On the roof of Firehouse 10, on Liberty Street, Nancy, a woman in her late 40s, overlooked the remains of the World Trade Center. Nearby, her daughter and her son, a 15-year-old girl and her 22-year-old brother, peered glazy-eyed into “the pit.”
We — six Manhattan moms, Brother Michael Steele and I — had come to pray at the tragic site. Each time I bring visitors to Ground Zero, they immediately get absorbed in the impressions.
The intent is not to come to “gawk” but to reflect and pray. We will get to that, too, but while they first of all fill their eyes, I make contact with those already present: rescue workers, the hospitable firemen and visitors who are often relatives or friends of victims. I invite them to join our group in a prayer, which we usually offer concretely for the victims known to those present, as well as for peace, conversion, reconciliation and forgiveness in our world.
Nancy was easy to approach. She came from Baltimore. I commented that she looked especially moved. She said her husband had died here. “He traveled from Baltimore on Sept. 11 to the Twin Towers for a meeting on the 102nd floor.”
My spontaneous reaction was full of pity –– “How awful!”
She corrected me immediately.
“No, it was God's will,” she said. “This was foreseen by him, and since that day he has never ceased to pour his love into our hearts. At night, frequently, I found my daughter crying,” she pointed to the girl staring down into the site.
“When I went to her she would say how she would not have her dad to accompany her down the aisle,” she said. “Somehow, I always find the right words to console her at once. God is so good to us. My husband was making plans for the two of us to go to Paradise Island in November to celebrate our 25th anniversary. Now, the only thing that makes me mad is that he has gone to Paradise before me.”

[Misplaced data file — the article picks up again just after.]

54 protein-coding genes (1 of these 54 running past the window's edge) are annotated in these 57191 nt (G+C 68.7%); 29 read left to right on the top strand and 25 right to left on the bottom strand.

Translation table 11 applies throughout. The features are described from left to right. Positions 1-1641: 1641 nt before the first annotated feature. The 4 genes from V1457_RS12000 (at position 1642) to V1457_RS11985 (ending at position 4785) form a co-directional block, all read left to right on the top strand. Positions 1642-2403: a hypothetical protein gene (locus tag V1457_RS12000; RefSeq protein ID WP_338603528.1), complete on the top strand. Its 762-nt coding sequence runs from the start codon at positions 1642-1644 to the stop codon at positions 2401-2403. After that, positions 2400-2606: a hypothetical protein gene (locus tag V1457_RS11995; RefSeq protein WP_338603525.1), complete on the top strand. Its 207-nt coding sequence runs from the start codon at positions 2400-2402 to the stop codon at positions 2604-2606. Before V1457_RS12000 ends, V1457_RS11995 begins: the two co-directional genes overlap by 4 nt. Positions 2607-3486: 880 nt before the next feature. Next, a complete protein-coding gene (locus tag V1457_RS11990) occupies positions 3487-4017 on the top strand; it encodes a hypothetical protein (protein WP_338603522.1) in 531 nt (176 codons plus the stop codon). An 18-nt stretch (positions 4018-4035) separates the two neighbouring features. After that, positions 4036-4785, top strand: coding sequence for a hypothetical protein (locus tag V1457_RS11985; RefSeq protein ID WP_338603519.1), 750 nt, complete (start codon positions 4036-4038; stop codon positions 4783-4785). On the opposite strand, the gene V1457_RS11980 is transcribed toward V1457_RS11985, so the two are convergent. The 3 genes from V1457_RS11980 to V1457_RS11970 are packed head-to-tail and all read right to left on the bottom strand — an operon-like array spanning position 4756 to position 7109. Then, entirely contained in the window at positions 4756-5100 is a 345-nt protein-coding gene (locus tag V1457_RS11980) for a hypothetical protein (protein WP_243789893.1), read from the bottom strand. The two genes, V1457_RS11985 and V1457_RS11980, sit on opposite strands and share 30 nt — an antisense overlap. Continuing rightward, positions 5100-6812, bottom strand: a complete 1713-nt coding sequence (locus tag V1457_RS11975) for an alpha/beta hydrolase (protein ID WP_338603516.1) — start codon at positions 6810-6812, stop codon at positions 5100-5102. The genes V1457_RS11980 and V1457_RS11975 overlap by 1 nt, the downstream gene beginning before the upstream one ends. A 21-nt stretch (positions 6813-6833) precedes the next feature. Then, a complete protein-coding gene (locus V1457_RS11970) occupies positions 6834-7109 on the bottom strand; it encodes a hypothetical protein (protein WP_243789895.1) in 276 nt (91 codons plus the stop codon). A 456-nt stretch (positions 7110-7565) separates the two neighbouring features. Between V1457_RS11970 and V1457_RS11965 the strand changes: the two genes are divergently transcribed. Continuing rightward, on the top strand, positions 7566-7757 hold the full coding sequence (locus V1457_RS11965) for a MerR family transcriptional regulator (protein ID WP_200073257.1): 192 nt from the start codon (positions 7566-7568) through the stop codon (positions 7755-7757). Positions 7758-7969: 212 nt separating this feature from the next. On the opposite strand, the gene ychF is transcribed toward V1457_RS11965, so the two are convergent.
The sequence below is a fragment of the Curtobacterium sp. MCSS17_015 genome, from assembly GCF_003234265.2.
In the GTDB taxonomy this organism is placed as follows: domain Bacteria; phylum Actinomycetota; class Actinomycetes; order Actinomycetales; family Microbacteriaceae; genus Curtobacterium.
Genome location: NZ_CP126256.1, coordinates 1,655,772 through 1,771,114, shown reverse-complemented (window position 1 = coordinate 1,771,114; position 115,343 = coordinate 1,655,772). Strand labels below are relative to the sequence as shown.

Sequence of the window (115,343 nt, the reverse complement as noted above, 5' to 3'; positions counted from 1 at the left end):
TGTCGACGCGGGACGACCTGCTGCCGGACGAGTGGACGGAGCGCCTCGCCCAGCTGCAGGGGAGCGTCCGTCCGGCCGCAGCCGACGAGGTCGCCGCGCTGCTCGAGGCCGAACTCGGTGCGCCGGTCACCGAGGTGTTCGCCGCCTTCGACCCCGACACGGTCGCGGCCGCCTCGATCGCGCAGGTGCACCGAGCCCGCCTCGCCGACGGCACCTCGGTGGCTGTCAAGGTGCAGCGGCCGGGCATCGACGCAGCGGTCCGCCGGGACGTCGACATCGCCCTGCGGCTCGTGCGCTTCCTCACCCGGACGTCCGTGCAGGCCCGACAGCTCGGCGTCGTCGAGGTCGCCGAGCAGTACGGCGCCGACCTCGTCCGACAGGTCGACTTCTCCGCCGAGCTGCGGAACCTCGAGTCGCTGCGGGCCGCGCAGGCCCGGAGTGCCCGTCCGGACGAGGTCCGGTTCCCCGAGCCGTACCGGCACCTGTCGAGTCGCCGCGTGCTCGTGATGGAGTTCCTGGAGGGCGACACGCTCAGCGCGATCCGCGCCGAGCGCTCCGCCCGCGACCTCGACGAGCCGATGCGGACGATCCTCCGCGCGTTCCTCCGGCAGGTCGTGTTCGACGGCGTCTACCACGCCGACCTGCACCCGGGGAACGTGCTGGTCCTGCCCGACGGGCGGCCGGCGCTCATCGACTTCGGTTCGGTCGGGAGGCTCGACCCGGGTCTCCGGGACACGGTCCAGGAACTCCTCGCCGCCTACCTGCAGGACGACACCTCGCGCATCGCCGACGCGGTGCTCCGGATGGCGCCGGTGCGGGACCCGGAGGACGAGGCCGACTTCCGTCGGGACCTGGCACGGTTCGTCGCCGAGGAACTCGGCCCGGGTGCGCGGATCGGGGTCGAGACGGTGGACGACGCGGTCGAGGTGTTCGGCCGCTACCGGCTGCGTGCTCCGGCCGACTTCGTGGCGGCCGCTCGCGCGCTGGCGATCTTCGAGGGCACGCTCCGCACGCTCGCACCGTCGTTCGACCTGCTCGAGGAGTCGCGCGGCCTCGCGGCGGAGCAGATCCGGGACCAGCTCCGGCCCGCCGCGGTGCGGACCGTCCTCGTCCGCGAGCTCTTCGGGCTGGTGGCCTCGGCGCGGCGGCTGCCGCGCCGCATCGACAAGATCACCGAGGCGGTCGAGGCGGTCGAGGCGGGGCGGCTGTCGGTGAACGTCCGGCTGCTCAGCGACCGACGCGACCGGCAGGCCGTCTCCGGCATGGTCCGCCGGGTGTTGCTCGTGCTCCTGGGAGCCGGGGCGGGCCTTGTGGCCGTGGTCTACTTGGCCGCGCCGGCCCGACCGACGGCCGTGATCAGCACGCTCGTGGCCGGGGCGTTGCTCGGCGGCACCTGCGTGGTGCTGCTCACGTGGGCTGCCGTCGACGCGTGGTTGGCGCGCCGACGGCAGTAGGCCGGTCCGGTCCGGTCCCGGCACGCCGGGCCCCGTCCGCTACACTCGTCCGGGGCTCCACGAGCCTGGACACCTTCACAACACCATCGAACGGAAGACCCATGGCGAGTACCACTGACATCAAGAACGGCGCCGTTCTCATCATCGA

Deeply impressed by this stout-hearted Christian woman, I asked her not only to join us in prayer but if she would kindly give her testimony to the women who had come to pray.
Not one of the moms had a dry eye.
In Toronto, one month ago, the Holy Father addressed 800,000 young people:
“You are young, and the Pope is old and a bit tired. But he still fully identifies with your hopes and aspirations. Although I have lived through much darkness, under harsh totalitarian regimes, I have seen enough evidence to be unshakably convinced that no difficulty, no fear is so great that it can completely suffocate the hope that springs eternal in the hearts of the young. Do not let that hope die! Stake your lives on it! We are not the sum of our weaknesses and failures; we are the sum of the Father's love for us and our real capacity to become the image of his Son.”
For me, Nancy is living testimony of this hope. So are many other victim families.
I have yet to meet a victim family who seethes with anger and seeks revenge. The patience and will to forgiveness of so many Sept. 11 victim families speaks volumes about the greatness of American Christians.
Recently, in Ireland and also in Mexico, when I shared stories like this, educated young people could hardly believe what I was saying. From their media information, they imagined the American anti-terrorist measures and war-talk as filled with vengeance, explainable only in terms of hate and revenge. The true story has to be told.
Revenge is far from Christ's heart. It is not his image. How grateful I am to God that I could witness how his American children are growing ever more Christ-like in this regard.
You, who mourn, thank you for strengthening us all.
Legionary of Christ priest Father Eamon Kelly writes from New York.